So far as we know at least, Irenæus is the first ecclesiastical theologian after the time of the Apologists (see Ignatius before that) who assigned a quite specific significance to the person of Christ and in fact regarded it as the vital factor.490490After tracing in II. 14 the origin of the Gnostic theologoumena to the Greek philosophers Irenæus continues § 7: “Dicemus autem adversus eos: utramne hi omnes qui prædicti sunt, cum quibus eadem dicentes arguimini (Scil. “ye Gnostics with the philosophers”), cognoverunt veritatem aut non cognoverunt? Et si quidem cognoverunt, superflua est salvatoris in hunc mundum descensio. Ut (lege “ad”) quid enim descendebat?” It is characteristic of Irenæus not to ask what is new in the revelations of God (through the prophets and the Logos), but quite definitely: Cur descendit salvator in hunc mundum?” See also lib. III. præf.: “veritas, hoc est dei filii doctrina”, III. 10. 3: “Hæc est salutis agnitio quæ deerat eis, quæ est filii dei agnitio . . . agnitio salutis erat agnitio filii dei, qui et salus et salvator et salutare vere et dicitur et est.” III. I1. 3: III. 12. 7: IV. 24. That was possible for him because of his realistic view of redemption. Here, however, he did not fall into the abyss of Gnosticism, because, as a disciple of the “elders”, he adhered to the early-Christian eschatology, and because, as a follower of the Apologists, he held, along with the realistic conception of salvation, the other dissimilar theory that Christ, as the teacher, imparts 240to men, who are free and naturally constituted for fellowship with God, the knowledge which enables them to imitate God, and thus by their own act to attain communion with him. Nevertheless to Irenæus the pith of the matter is already found in the idea that Christianity is real redemption, i.e., that the highest blessing bestowed in Christianity is the deification of human nature through the gift of immortality, and that this deification includes the full knowledge and enjoying of God (visio dei). This conception suggested to him the question as to the cause of the incarnation as well as the answer to the same. The question “cur deus — homo”, which was by no means clearly formulated in the apologetic writings, in so far as in these “homo” only meant appearance among men, and the “why” was answered by referring to prophecy and the necessity of divine teaching, was by Irenæus made the central point. The reasons why the answer he gave was so highly satisfactory may be stated as follows: (1) It proved that the Christian blessing of salvation was of a specific kind. (2) It was similar in point of form to the so-called Gnostic conception of Christianity, and even surpassed it as regards the promised extent of the sphere included in the deification. (3) It harmonised with the eschatological tendency of Christendom, and at the same time was fitted to replace the material eschatological expectations that were fading away. (4) It was in keeping with the mystic and Neoplatonic current of the time, and afforded it the highest imaginable satisfaction. (5) For the vanishing trust in the possibility of attaining the highest knowledge by the aid of reason it substituted the sure hope of a supernatural transformation of human nature which would even enable it to appropriate that which is above reason. (6) Lastly, it provided the traditional historical utterances respecting Christ, as well as the whole preceding course of history, with a firm foundation and a definite aim, and made it possible to conceive a history of salvation unfolding itself by degrees (ὀικονομία Θεοῦ). According to this conception the central point of history was no longer the Logos as such, but Christ as the incarnate God, while at the same time the moralistic interest was balanced by a really religious one. An approach was thus made to the Pauline 241theology, though indeed in a very peculiar way and to some extent only in appearance. A more exact representation of salvation through Christ has, however, been given by Irenæus as follows: Incorruptibility is a habitus which is the opposite of our present one and indeed of man’s natural condition. For immortality is at once God’s manner of existence and his attribute; as a created being man is only “capable of incorruption and immortality” (“capax incorruptionis et immortalitatis”);491491See II. 24. 3, 4: “Non enim ex nobis neque ex nostra natura vita est; sed secundum gratiam dei datur.” Cf. what follows. Irenæus has in various places argued that human nature inclusive of the flesh is capax incorruptibilitatis, and likewise that immortality is at once a free gift and the realisation of man’s destiny. thanks to the divine goodness, however, he is intended for the same, and yet is empirically “subjected to the power of death” (“sub condicione mortis”). Now the sole way in which immortality as a physical condition can be obtained is by its possessor uniting himself realiter with human nature, in order to deify it “by adoption” (“per adoptionem”), such is the technical term of Irenæus. The deity must become what we are in order that we may become what he is. Accordingly, if Christ is to be the Redeemer, he must himself be God, and all the stress must fall upon his birth as man. “By his birth as man the eternal Word of God guarantees the inheritance of life to those who in their natural birth have inherited death.”492492Book V. pref.: “Iesus Christus propter immensam suam dilectionem factus est, quod sumus nos, uti nos perficeret esse quod et ipse”: III. 6. 1: “Deus stetit in synagoga deorum . . . de patre et filio et de his, qui adoptionem perceperunt, dicit: hi autem sunt ecclesia. Hæc enim est synagoga dei,” etc.; see also what follows, III. 16. 3: “Filius dei hominis filius factus, ut per eum adoptionem percipiamus, portante homine et capiente et complectente filium dei.” III. 16. 6: “Dei verbum unigenitus, qui semper humano generi adest, unitus et consparsus suo plasmati secundum placitum patris et caro factus, ipse est Iesus Christus dominus noster . . . unus Iesus Christus, veniens per universam dispositionem et omnia in semetipsum recapitulans. In omnibus autem est et homo plasmatio dei, et hominem ergo in semetipsum recapitulans est, invisibilis visibilis factus, et incomprehensibilis factus comprehensibilis, et impassibilis passibilis, et verbum homo, universa in semetipsum recapitulans . . . in semetipsum primatum assumens . . . universa attrahat ad semetipsum apto in tempore.” III. 18. 1: “Quando incarnatus est filius homo et homo factus longam hominum expositionem in se ipso recapitulavit, in compendio nobis salutem præstans, ut quod perdideramus in Adam id est secundum imaginem et similitudinem esse dei, hoc in Christo Iesu reciperemus.” Cf. the whole 18th chapter where the deepest thoughts of the Pauline Gnosis of the death on the cross are amalgamated with the Gnosis of the incarnation; see especially 18. 6, 7: “Ἥνωσεν οὖν τὸν ἄνθρωπον τῷ Θεῷ. Εἰ γὰρ μὴ ἄνθρωπος ἐνίκησεν τὴν ἀντίπαλον τοῦ ἀνθρώπου, οὐκ ἂν δικαίως ἐνικήθη ὁ ἐχθρός. Πάλιν τε, εἰ μὴ ὁ Θεὸς ἐδωρήσατο τὴν σωτηρίαν, οὑκ ἄν βεβαίως ἔσχομεν αὐτήν. Καὶ εἰ μὴ συνηνώθη ὁ ἄνθρωπος τῷ Θεῷ οὐκ ἂν ἡδυνήθη μετασχεῖν τῆς ἀφθαρσίας. Ἔδει γὰρ τὸν μεσίτην Θεοῦ τε καὶ ἀνθρώπων διὰ τῆς ἰδίας πρὸς ἑκατέρους οἰκειὸτητος εἰς φιλίαν καὶ ὁμόνοιαν τοὺς ἀμφοτέρους συναγαγεῖν· καὶ Θεῷ μὲν παραστῆσαι τὸν ἄνθρωπον ἀνθρώποις δὲ γνωρίσαι τὸν Θεόν. Qua enim ratione filiorum adoptionis eius participes esse possemus, nisi per filium eam quæ est ad ipsum recepissemus ab eo communionem, nisi verbum eius communicasset nobis caro factum? Quapropter et per omnem venit ætatem, omnibus restituens eam quæ est ad deum communionem.” The Pauline ideas about sin, law, and bondage are incorporated by Irenæus in what follows. The disquisitions in capp. 19-23 are dominated by the same fundamental idea. In cap. 19 Irenæus turns to those who hold Jesus to be a mere man, “perseverantes in servitute pristinæ inobedientiæ moriuntur, nondum commixti verbo dei patris neque per filium percipientes libertatem . . . privantur munere eius, quod est vita æterna: non recipientes autem verbum incorruptionis perseverant in carne mortali, et sunt debitores mortis, antidotum vitæ non accipientes. Ad quos verbum ait, suum munus gratiæ narrans: Ἐγὼ εἶπα, υἱοὶ ὑψίστου ἐστὲ πάντες καὶ θεοί· ὑμεῖς δὲ ὡς ἄνθρωποι ἀποθνήσκετε. Ταῦτα λέγει πρὸς τοὺς μὴ δεξαμένους τὴν δωρεὰν τῆς υἱοθεσίας, ἀλλ᾽ ἀτιμάζοντας τὴν σάρκωσιν τῆς καθαρᾶς γεννήσεως τοῦ λόγου τοῦ Θεοῦ . . . Εἰς τοῦτο γὰρ ὁ λόγος ἄνθρωπος et qui filius dei est filius hominis factus est, ἵνα ὁ ἄνθρωπος τὸν λόγον χωρήσας καὶ τὴν υἱοθεσίαν λαβὼν υἱὸς γένηται Θεοῦ. Non enim poteramus aliter incorruptelam et immortalitatem percipere, nisi adunati fuissemus incorruptelæ et immortalitati. Quemadmodum autem adunari possumus incorruptelæ et immortalitati, nisi prius incorruptela et immortalitas facta fuisset id quod et nos, ut absorberetur quod erat corruptibile ab incorruptela et quod erat mortale ab immortalitate, ut filiorum adoptionem perciperemus?” III. 21. 10: Εἰ τοίνυν ὁ πρῶτος Ἀδὰμ ἔσχε πατέρα ἄνθρωπον καὶ ἐκ ππέρματος ἐγεννήθη, εἰκὸς ἦν καὶ τὸν δεύτερον Ἀδὰμ λέγειν ἐξ Ἰωσὴφ γεγεννῆσθαι. Εἰ δὲ ἐκεῖνος ἐκ γῆς ἐλήφθη, πλάστης δὲ αὐτοῦ ὁ Θεός, ἔδει καὶ τὸν ἀνακεφαλαιούμενον εἰς αὐτὸν ὑπὸ τοῦ Θεοῦ πεπλασμένον ἄνθρωπον τὴν αὐτὴν ἐκείνῳ τῆς γεννήσεως ἔχειν ὁμοιότητα. Εἰς τὶ οὖν πάλιν οὐκ ἔλαβε χοῦν ὁ Θεός, ἀλλ᾽ ἐκ Μαρίας ἐνήργησε τὴν πλάσιν γενέσθαι; Ἵνα μὴ ἀλλη πλάσις γένηται μηδὲ ἀλλὸ τὸ σωζόμενον ἦ, ἀλλ᾽ αὐτὸς ἐκεῖνος ἀνακεφαλαιωθῇ τηπουμένης τῆς ὁμοιότητος; III. 23. 1: IV. 38: V. 36: IV. 20: V. 16, 19-21, 22. In working out this thought Irenæus verges here and there on soteriological naturalism (see especially the disquisitions regarding the salvation of Adam, opposed to Tatian’s views, in III. 23). But he does not fall into this for two reasons. In the first place, as regards the history of Jesus, he has been taught by Paul not to stop at the incarnation, but to view the work of salvation as only completed by the sufferings and death of Christ (See II. 20. 3: “dominus per passionem mortem destruxit et solvit errorem corruptionemque exterminavit, et ignorantiam destruxit, vitam autem manifestavit et ostendit veritatem et incorruptionem donavit”; III. 16. 9: III. 18. 1-7 and many other passages), that is, to regard Christ as having performed a work. Secondly, alongside of the deification of Adam’s children, viewed as a mechanical result of the incarnation, he placed the other (apologetic) thought, viz., that Christ, as the teacher, imparts complete knowledge, that he has restored, i.e., strengthened the freedom of man, and that redemption (by which he means fellowship with God) therefore takes place only in the case of those children of Adam that acknowledge the truth proclaimed by Christ and imitate the Redeemer in a holy life (V. 1. 1.: “Non enim aliter nos discere poteramus quæ sunt dei, nisi magister noster, verbum exsistens, homo factus fuisset. Neque enim alius poterat enarrare nobis, quæ sunt patris, nisi proprium ipsius verbum . . . Neque rursus nos aliter discere poteramus, nisi magistrum nostrum videntes et per auditum nostrum vocem eius percipientes, ut imitatores quidem operum, factores autem sermonum eius facti, communionem habeamus cum ipso”, and many other passages. We find a combined formula in III. 5.3: “Christus libertatem hominibus restauravit et attribuit incorruptelæ hæreditatem.” 242But this work of Christ can be conceived as recapitulatio because God the Redeemer is identical with God the Creator; and Christ consequently brings about a final condition which existed from the beginning in God’s plan, but could not be immediately realised in consequence of the entrance of sin. It 243is perhaps Irenæus’ highest merit, from a historical and ecclesiastical point of view, to have worked out this thought in pregnant fashion and with the simplest means, i.e., without the apparatus of the Gnostics, but rather by the aid of simple and essentially Biblical ideas. Moreover, a few decades later, he and Melito, an author unfortunately so little known to us, were already credited with this merit. For the author of the so-called “Little Labyrinth” (Euseb., H. E. V. 28. 5) can indeed boast with regard to the works of Justin, Miltiades, Tatian, Clement, etc., that they declared Christ to be God, but then continues: Τὰ Εἰρηνάιου τε κὰι Μελίτωνος κὰι τῶν λοιπῶν τίς ἀγνοεῖ βιβλία, θεὸν καὶ ἄνθρωπον καταγγέλλοντα τὸν Χριστόν (“Who is ignorant of the books of Irenæus, Melito, and the rest, which proclaim Christ to be God and man”). The progress in theological views is very precisely and appropriately expressed in these words. The Apologists also professed their belief in the full revelation of God upon earth, that is, in revelation as the teaching which necessarily leads to immortality;493493Theophilus also did not see further, see Wendt, l.c., 17 ff. but Irenæus is the first to whom Jesus Christ, God and man, is the centre of history and faith.494494Melito’s teaching must have been similar. In a fragment attributed to him (see my Texte und Untersuchungen I. 1, 2 p. 255 ff.) we even find the expression “αἱ δύο οὐσίαι Χριστοῦ”. The genuineness of the fragment is indeed disputed, but, as I think, without grounds. It is certainly remarkable that the formula is not found in Irenæus (see details below). The first Syriac fragment (Otto IX. p. 419) shows that Melito also views redemption as reunion through Christ. 244Following the method of Valentinus, he succeeded in sketching a history of salvation, the gradual realising of the οἰκονομία Θεοῦ culminating in the deification of believing humanity, but here he always managed to keep his language essentially within the limits of the Biblical. The various acting æons of the Gnostics became to him different stages in the saving work of the one Creator and his Logos. His system seemed to have absorbed the rationalism of the Apologists and the intelligible simplicity of their moral theology, just as much as it did the Gnostic dualism with its particoloured mythology. Revelation had become history, the history of salvation; and dogmatics had in a certain fashion become a way of looking at history, the knowledge of God’s ways of salvation that lead historically to an appointed goal.495495The conception of the stage by stage development of the economy of God and the corresponding idea of “several covenants” (I. 10. 3: III. 11-15 and elsewhere) denote a very considerable advance, which the Church teachers owe to the controversy with Gnosticism, or to the example of the Gnostics. In this case the origin of the idea is quite plain. For details see below.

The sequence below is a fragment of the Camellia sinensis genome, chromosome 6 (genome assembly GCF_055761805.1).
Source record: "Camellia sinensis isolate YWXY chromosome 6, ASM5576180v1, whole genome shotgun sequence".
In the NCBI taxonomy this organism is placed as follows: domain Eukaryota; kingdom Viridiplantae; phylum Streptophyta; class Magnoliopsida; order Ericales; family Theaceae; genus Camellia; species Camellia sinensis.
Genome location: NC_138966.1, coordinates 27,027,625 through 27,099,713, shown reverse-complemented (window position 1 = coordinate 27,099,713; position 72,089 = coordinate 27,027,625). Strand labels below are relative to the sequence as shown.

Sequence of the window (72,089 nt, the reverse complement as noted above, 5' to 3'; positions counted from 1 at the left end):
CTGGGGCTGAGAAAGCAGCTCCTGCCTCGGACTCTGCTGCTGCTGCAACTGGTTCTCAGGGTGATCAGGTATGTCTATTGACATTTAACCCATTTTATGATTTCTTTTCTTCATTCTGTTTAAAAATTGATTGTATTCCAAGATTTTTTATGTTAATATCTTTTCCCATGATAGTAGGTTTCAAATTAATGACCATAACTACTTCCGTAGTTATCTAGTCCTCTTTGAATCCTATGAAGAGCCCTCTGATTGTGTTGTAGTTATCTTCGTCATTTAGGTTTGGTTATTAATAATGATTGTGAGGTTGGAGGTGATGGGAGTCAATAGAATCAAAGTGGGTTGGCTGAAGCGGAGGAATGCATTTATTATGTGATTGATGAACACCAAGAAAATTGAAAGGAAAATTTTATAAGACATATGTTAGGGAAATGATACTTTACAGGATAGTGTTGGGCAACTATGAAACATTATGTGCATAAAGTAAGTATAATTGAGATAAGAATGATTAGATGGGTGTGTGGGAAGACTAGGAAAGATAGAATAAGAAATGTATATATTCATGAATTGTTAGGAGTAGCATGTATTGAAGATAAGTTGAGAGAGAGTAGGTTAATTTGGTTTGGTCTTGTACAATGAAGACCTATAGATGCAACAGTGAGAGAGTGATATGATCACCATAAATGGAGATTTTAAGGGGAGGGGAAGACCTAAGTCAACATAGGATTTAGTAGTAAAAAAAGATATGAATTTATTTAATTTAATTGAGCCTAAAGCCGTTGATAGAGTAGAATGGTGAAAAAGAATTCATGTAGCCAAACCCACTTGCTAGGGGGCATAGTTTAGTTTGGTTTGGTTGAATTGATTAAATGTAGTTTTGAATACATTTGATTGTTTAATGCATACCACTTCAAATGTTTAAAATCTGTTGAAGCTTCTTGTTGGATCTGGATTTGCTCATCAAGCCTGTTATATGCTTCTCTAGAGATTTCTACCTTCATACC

But, as this realistic, quasi-historical view of the subject was by no means completely worked out by Irenæus himself, since the theory of human freedom did not admit of its logical development, and since the New Testament also pointed in other directions, it did not yet become the predominating one even in the third century, nor was it consistently carried out by any one teacher. The two conceptions opposed to it, that of the early Christian eschatology and the rationalistic one, were still in vogue. The two latter were closely connected in the third century, especially in the West, whilst the mystic and realistic view was almost completely lacking there. In this respect Tertullian adopted but little from Irenæus. Hippolytus also lagged behind him. Teachers like Commodian, Arnobius, and Lactantius, however, wrote as if there had been no Gnostic movement at all, and as if no Antignostic Church theology existed. The immediate result of the work carried on by Irenus and the Antignostic teachers in the Church consisted in the fixing of tradition and in the intelligent treatment of individual doctrines, which gradually became established. The most 245important will be set forth in what follows. On the most vital point, the introduction of the philosophical Christology into the Church’s rule of faith, see Chapter 7.

The manner in which Irenæus undertook his great task of expounding and defending orthodox Christianity in opposition to the Gnostic form was already a prediction of the future. The oldest Christian motives and hopes; the letter of both Testaments, including even Pauline thoughts; moralistic and philosophical elements, the result of the Apologists’ labours; and realistic and mystical features balance each other in his treatment. He glides over from the one to the other; limits the one by the other; plays off Scripture against reason, tradition against the obscurity of the Scriptures; and combats fantastic speculation by an appeal sometimes to reason, sometimes to the limits of human knowledge. Behind all this and dominating everything, we find his firm belief in the bestowal of divine incorruptibility on believers through the work of the God-man. This eclectic method did not arise from shrewd calculation. It was equally the result of a rare capacity for appropriating the feelings and ideas of others, combined with the conservative instincts that guided the great teacher, and the consequence of a happy blindness to the gulf which lay between the Christian tradition and the world of ideas prevailing at that time. Still unconscious of the greatest problem, Irenæus with inward sincerity sketched out that future dogmatic method according to which the theology compiled by an eclectic process is to be nothing else than the simple faith itself, this being merely illustrated and explained, developed and by that very process established, as far as “stands in the Holy Scripture”, and — let us add — as far as reason requires. But Irenæus was already obliged to decline answering the question as to how far unexplained faith can be sufficient for most Christians, though nothing but this explanation can solve the great problems, “why more covenants than one were given to mankind, what was the character of each covenant, why God shut up every man unto unbelief, why the Word became flesh and suffered, why the advent of the Son of God only took place in the last times etc.” (I. 10. 3). The relation of faith and theological Gnosis was 246fixed by Irenæus to the effect that the latter is simply a continuation of the former.496496It would seem from some passages as if faith and theological knowledge were according to Irenæus simply related as the “is” and the “why”. As a matter of fact, he did express himself so without being really able to maintain the relationship thus fixed; for faith itself must also to some extent include a knowledge of the reason and aim of God’s ways of salvation. Faith and theological knowledge are therefore, after all, closely interwoven with each other. Irenæus merely sought for a clear distinction, but it was impossible for him to find it in his way. The truth rather is that the same man, who, in opposition to heresy, condemned an exaggerated estimate of theoretical knowledge, contributed a great deal to the transformation of that faith into a monistic speculation. At the same time, however, he did not clearly show how the collection of historical statements found in the confession can of itself guarantee a sufficient and tenable knowledge of Christianity. Here the speculative theories are as a matter of fact quite imbedded in the historical propositions of tradition. Will these obscurities remain when once the Church is forced to compete in its theological system with the whole philosophical science of the Greeks, or may it be expected that, instead of this system of eclecticism and compromise, a method will find acceptance which, distinguishing between faith and theology, will interpret in a new and speculative sense the whole complex of tradition? Irenæus’ process has at least this one advantage over the other method: according to it everything can be reckoned part of the faith, providing it bears the stamp of truth, without the faith seeming to alter its nature. It is incorporated in the theology of facts which the faith here appears to be.497497See I. 10, 2: Καὶ οὔτε ὁ πάνυ δυνατὸς ἐν λόγῳ τῶν ἐν ταῖ ἐκκλησίαις προεστώτων ἕτερα τούτων (scil. than the regula fidei) ἐρεῖ· οὐδείς γὰρ ὑπὲρ τὸν διδάσκαλον· οὔτε ὁ ἀσθενὴς ἐν τῷ λόγῳ ἐλαττώσει τὴν παράδοσιν. Μιᾶς γὰρ καὶ τῆς αὐτῆς πίστεως οὔσης οὔτε ὁ πολὺ περὶ αὐτῆς δυνάμενος εἰπεῖν ἐπλεόνασεν, οὔτε ὁ τὸ ὀλίγον ἡλαττόνησε. The latter, however, imperceptibly becomes a revealed system of doctrine and history; and though Irenæus himself always seeks to refer everything again to the “simple faith” (ψιλὴ πίστις), and to believing simplicity, that is, to the belief in the Creator and the Son of God who became man, yet it was not in his power to stop the development destined to transform the faith into knowledge of a theological system. The pronounced hellenising of the Gospel, 247brought about by the Gnostic systems, was averted by Irenæus and the later ecclesiastical teachers by preserving a great portion of the early Christian tradition, partly as regards its letter, partly as regards its spirit, and thus rescuing it for the future. But the price of this preservation was the adoption of a series of “Gnostic” formulæ. Churchmen, though with hesitation, adopted the adversary’s way of looking at things, and necessarily did so, because as they became ever further and further removed from the early-Christian feelings and thoughts, they had always more and more lost every other point of view. The old Catholic Fathers permanently settled a great part of early tradition for Christendom, but at the same time promoted the gradual hellenising of Christianity.